Taylor, P. 1991. Utricularia in North America north
Carnivorous Plant Newsletter 20: 8-20,
Flora of Glacier National Park. Peter Lesica with illustrations by Debbie McNeil. 2002; ISBN 0-87071-538-0 (Paperback, $32.95). 512 pp. Oregon State University Press, 101 Waldo Hall, Corvallis, OR 97331-6407 USA. According to the book's marketing, this is the first flora of the Glacier National Park area in over 80 years, which certainly makes the book timely. In the first paragraph, the author explains the geologic features bordering the park, which helps to establish context. Although the author makes a great case for the importance of the area, he overstates his case by calling Flathead Lake the largest freshwater lake in western North America. It is true that Flathead Lake is a sconce larger than Lake Tahoe, but by using North America, the author is including Canada, and the Great Bear and Great Slave Lakes dwarf Flathead Lake in both size and volume. Nevertheless, Glacier NP does offer a variety of community types, and failing to border the largest freshwater lake in western North America does not diminish its importance as a National Park.
The introduction provides good text describing the physical and climatic features of Glacier NP, but the figures here are weak. A better map showing the context of Glacier NP as described in the introduction would have been an improvement. Additionally, a vegetation type map, climate map, and a geological features map showing the Triple Divide Peak and Northern Divide would have made the text more clear. Lastly, it is always nice to see some figures of annual temperatures and precipitation, even though these would differ across Glacier NP due to changes in elevation.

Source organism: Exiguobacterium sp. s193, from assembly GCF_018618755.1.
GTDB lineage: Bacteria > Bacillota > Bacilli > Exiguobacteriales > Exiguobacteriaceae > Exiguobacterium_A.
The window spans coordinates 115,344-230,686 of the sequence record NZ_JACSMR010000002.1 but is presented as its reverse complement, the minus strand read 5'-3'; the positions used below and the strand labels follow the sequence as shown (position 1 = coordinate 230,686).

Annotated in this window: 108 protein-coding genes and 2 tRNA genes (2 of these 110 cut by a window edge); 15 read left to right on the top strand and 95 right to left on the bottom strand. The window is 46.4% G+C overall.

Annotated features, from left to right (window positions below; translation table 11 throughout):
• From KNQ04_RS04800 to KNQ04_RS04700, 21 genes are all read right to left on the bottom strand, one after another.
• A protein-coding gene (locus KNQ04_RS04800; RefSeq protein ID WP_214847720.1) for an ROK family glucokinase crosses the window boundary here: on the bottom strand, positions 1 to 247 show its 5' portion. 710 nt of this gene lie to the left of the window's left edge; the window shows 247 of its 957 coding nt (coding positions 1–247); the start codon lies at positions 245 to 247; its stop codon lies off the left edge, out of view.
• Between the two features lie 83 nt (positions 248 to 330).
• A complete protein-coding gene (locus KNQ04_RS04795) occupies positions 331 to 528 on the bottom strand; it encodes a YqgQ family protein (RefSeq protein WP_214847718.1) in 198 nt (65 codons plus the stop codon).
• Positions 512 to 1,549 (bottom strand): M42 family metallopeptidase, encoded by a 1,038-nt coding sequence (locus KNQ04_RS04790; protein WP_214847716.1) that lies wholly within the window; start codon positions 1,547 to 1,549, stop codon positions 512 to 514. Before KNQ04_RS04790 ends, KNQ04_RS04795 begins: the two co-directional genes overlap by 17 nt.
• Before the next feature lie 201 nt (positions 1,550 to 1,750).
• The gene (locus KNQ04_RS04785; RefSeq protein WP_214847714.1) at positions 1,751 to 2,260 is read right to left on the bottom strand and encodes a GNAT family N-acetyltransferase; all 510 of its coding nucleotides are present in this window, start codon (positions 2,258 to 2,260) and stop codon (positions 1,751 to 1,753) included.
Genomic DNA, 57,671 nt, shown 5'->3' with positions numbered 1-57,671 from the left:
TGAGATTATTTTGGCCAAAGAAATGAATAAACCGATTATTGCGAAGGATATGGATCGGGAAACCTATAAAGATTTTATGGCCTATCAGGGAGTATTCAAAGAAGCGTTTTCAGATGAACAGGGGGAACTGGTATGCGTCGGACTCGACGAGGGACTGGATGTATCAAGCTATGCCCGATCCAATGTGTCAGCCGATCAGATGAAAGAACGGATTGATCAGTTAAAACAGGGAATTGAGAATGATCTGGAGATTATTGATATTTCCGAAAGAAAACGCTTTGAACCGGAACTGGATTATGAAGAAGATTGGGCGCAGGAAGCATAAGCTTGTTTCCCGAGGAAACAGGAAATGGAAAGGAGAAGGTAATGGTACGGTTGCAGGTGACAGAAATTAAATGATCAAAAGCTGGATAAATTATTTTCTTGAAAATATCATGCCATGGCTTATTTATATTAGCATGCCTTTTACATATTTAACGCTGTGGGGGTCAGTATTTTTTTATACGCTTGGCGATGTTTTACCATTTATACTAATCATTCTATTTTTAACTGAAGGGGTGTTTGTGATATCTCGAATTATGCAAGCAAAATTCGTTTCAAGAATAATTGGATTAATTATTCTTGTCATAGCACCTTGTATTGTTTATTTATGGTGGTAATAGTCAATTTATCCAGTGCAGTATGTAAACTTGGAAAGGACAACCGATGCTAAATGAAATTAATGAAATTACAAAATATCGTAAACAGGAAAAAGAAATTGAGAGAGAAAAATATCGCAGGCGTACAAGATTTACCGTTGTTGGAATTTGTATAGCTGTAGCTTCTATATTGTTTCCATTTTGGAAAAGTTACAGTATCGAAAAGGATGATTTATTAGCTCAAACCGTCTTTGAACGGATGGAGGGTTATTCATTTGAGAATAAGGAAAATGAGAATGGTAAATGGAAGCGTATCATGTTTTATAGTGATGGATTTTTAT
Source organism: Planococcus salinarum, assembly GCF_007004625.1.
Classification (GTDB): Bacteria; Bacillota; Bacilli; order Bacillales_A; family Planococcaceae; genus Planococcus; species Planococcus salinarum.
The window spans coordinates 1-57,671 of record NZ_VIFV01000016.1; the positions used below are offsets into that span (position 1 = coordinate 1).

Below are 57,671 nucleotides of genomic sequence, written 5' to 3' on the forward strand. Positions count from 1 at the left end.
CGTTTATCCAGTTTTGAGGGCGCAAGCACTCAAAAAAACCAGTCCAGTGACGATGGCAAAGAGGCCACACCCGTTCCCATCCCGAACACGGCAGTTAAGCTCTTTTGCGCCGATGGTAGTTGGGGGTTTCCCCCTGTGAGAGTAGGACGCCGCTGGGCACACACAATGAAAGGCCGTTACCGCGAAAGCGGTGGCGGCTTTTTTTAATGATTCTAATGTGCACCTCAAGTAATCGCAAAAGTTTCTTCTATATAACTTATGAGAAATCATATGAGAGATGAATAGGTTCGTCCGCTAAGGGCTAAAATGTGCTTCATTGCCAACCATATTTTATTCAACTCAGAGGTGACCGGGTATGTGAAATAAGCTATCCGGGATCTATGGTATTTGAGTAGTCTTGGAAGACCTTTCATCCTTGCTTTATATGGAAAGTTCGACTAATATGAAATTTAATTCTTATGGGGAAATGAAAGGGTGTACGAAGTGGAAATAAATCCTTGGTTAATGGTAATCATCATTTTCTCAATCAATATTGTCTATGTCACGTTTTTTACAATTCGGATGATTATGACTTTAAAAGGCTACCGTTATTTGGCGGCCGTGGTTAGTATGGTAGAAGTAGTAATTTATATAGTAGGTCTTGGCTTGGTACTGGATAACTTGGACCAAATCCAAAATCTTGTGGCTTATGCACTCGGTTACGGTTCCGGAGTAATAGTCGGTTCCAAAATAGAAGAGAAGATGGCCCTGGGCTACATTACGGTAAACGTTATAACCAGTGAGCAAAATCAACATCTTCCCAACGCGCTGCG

There is a glossary in the front, which is useful for determining the author's interpretation of botanical terms, but it lacks any illustrations. For many botanists this is not a problem, but if one were to use this flora as a teaching tool, then the lack of an illustrated glossary will be sadly noted.
As for the actual flora, the illustrations are well done, and there are some nice color plates in the middle of the book. Dichotomous keys follow the standard procedure. The author doesn't over use varieties and subspecies, which simplifies matters greatly. Occasionally, varieties make it into this flora that may be questionable in their use, such as Erigeron compositus Pursh var. glabratus Macoun, which is not recognized in the Jepson Manual of Higher Plants. There is not an explanation or a justification of why this might be the case. Perhaps, this is omission is in the interest of keeping the book a manageable length.
The marketing for the book also states, "For each species, the book provides information on habitats, geographical range, taxonomy, and ethnobotanical uses." The former are true for all descriptions, but the latter is not. There is some ethnobotanical information included, but certainly not for each plant and not even for some plants for which there are ethnobotanical uses. For example, Mineris Lettuce, Montia spp., are deliciously palatable, but this information is omitted from Lesica's description. Much of the ethnobotanical information relates to past use by Native American Indians and not to present day uses.